An emoji is an 18x18 pixel graphic image designed to express actions and emotions in a specific situation. The existing set of emojis is constantly expanding. There are over 3,600 officially registered emojis for 2021.
Annually, from April 15 to August 31, the Unicode Consortium considers applications and proposals for the introduction of new emoji. The best options are approved after selection, converted into a standard emoji, and added to the official list of the existing ones.
- Drawing and preparing information about emoji;
- Creation of an application;
- Approval or refusal of registration.
Note! At the initial stage of creating an emoji, make sure that your proposal doesn't overlap with similar proposals from other users. The Unicode consortium controls the entire flow of applications and may not allow your emoji variant to be considered if a similar one already exists.
Emojis were originally encoded based on compatibility. Today, in addition to this, other factors have appeared that the Unicode consortium takes into account when choosing candidates: the level of use, distinctiveness, completeness.
- Compatibility. Are emojis in demand, and are they compatible with the most commonly used ones? The advantage will be the frequent use of compatible options.
- Does the proposed emoji have notable metaphorical references or symbolism? For example, a bull's head can literally mean a bull, a zodiac sign, a stubborn person, and so on.
- Can the emoji be used in sequences? For example 💦 Sweat Droplets and 🤲 Palms Up Together can convey handwashing. Possible sequence options must be provided in the sentence.
- Does the emoji represent something that is new and different? For example, because there is already an emoji for a broom, an emoji for a vacuum cleaner would not break new ground.
3. Distinctiveness. Evidence needs to be provided as to why this emoji is important. A visually iconic entity can be clearly represented by an emoji-style rendering that is sufficiently recognizable. For example, a beer mug reads like beer. That is, the emoji is recognizable.
4. Completeness. The proposed option helps fill the gap in the existing types of emojis. For example, if the collection of emojis based on zodiac signs is incomplete, the proposed option that completes the collection is more likely to be approved.
- Identification. An emoji name that accurately describes the image. For example, 👏 Clapping Hands.
- Images. Variants should be presented both in color and in black and white and have 2 sizes 18x18 and 72x72 pixels.
3. Location classification. An exact indication of which category the emoji should belong to. For example, the 🍓 Strawberry emoji is categorized as Food & Drink.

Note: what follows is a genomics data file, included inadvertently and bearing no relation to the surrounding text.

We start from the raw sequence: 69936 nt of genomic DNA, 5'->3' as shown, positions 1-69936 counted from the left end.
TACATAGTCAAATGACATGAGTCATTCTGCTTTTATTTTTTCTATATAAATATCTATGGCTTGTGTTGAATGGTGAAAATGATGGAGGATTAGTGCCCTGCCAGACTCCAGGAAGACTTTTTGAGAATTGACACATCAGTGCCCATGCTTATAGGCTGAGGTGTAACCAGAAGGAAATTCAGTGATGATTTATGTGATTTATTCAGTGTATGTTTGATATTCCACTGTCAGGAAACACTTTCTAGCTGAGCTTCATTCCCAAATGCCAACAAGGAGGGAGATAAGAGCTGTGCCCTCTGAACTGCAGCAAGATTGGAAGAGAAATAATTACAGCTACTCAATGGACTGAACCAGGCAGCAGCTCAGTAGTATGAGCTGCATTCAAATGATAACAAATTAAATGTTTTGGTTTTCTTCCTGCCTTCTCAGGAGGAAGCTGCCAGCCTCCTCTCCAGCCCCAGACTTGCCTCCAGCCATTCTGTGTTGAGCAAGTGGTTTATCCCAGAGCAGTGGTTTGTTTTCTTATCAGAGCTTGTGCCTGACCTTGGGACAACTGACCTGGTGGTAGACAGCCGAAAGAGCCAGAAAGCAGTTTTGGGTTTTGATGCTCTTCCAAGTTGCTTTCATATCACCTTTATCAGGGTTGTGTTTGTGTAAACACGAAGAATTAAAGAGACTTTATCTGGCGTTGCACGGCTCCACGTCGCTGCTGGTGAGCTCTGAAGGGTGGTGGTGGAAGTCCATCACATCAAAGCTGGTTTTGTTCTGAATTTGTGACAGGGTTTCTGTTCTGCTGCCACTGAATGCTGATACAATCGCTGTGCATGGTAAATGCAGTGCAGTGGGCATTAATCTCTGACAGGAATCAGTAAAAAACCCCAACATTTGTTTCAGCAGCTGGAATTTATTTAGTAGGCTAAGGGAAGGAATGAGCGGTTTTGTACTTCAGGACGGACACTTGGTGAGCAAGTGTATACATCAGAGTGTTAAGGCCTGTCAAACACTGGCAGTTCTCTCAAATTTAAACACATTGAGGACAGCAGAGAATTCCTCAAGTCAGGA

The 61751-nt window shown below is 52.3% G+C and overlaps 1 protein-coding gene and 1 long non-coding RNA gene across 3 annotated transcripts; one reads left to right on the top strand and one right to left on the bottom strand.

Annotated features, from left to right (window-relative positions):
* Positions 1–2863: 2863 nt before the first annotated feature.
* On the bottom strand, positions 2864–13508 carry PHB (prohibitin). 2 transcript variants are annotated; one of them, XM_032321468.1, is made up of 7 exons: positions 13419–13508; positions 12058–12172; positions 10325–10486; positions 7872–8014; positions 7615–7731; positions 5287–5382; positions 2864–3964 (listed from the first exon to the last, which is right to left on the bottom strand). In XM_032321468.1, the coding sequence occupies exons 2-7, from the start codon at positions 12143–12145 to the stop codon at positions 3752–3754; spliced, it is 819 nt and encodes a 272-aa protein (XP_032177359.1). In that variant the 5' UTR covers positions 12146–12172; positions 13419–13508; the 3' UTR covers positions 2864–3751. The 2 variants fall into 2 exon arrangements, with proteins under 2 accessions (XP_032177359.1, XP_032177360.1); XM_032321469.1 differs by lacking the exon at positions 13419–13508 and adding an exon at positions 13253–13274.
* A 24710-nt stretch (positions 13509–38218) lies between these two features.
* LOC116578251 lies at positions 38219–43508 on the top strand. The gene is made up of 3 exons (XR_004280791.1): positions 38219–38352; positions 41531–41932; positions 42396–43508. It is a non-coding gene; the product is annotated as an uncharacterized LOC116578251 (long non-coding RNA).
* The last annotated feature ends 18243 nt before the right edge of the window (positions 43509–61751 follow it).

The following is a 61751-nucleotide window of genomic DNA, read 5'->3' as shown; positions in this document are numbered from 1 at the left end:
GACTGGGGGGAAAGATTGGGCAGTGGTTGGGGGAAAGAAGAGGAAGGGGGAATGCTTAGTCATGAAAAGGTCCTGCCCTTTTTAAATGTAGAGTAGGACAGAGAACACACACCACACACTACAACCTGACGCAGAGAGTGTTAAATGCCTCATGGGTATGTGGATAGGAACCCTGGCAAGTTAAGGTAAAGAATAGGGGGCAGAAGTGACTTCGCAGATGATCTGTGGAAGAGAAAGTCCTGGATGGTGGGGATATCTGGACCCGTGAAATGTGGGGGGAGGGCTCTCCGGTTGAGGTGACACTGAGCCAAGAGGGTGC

All data is stored on the Unicode website in case the user needs help in forming an application, the presence of examples of approved and declined options, as well as instructions for developing emoji.
- The finished application must be exported to PDF format.
- Next, fill out the form for sending emoji encoded in Unicode, which includes the Agreement and License form for your proposed emoji.
- Then attach a link to a document containing an application in PDF format and an archive with emoji images in ZIP format.
- After the form for the proposal of emoji is filled out, you need to send the document in Unicode.
- Initial proposal. At this stage, the subcommittee and the consortium consider the proposal, assess the completeness of the fields, compliance with the samples, requirements, and the existence of a compelling basis for approval. Next, the proposal is sent for approval to the technical department.
- UTC Consideration after initial screening. After completing this procedure, applications acquire the status of pre-approved. Next, a meeting is organized at which a decision is made regarding which of the candidates is worthy of approval. Then the final list is sent for encoding in Unicode.
- Emoji embedding. After Unicode has agreed to embed emoji, all samples are sent to tech companies from emoji providers such as Apple, Google, etc., who create unique designs for the new emoji. Later, they are published and implemented in users' devices, after which the applications will begin to support the released new emoji.
Thus, it can take a year from the submission of the proposal to the approval. Information about the change in the status of the application usually arrives before the end of October. The approved version will be available on iPhones, Android mobile phones, Windows PCs, Mac OS, and more.